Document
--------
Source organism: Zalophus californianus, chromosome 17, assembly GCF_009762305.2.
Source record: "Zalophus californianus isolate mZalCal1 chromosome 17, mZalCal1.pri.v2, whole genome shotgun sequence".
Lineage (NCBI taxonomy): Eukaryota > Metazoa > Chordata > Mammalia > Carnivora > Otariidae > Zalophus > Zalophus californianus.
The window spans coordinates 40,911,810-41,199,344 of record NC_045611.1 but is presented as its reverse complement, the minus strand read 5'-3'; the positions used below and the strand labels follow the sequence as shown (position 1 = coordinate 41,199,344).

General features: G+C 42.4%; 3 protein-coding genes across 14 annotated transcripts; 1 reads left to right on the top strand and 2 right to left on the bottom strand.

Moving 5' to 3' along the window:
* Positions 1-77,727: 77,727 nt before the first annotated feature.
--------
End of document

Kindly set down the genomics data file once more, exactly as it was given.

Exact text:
Source organism: Zalophus californianus, chromosome 17, assembly GCF_009762305.2.
Source record: "Zalophus californianus isolate mZalCal1 chromosome 17, mZalCal1.pri.v2, whole genome shotgun sequence".
Lineage (NCBI taxonomy): Eukaryota > Metazoa > Chordata > Mammalia > Carnivora > Otariidae > Zalophus > Zalophus californianus.
The window spans coordinates 40,911,810-41,199,344 of record NC_045611.1 but is presented as its reverse complement, the minus strand read 5'-3'; the positions used below and the strand labels follow the sequence as shown (position 1 = coordinate 41,199,344).

General features: G+C 42.4%; 3 protein-coding genes across 14 annotated transcripts; 1 reads left to right on the top strand and 2 right to left on the bottom strand.

Moving 5' to 3' along the window:
* Positions 1-77,727: 77,727 nt before the first annotated feature.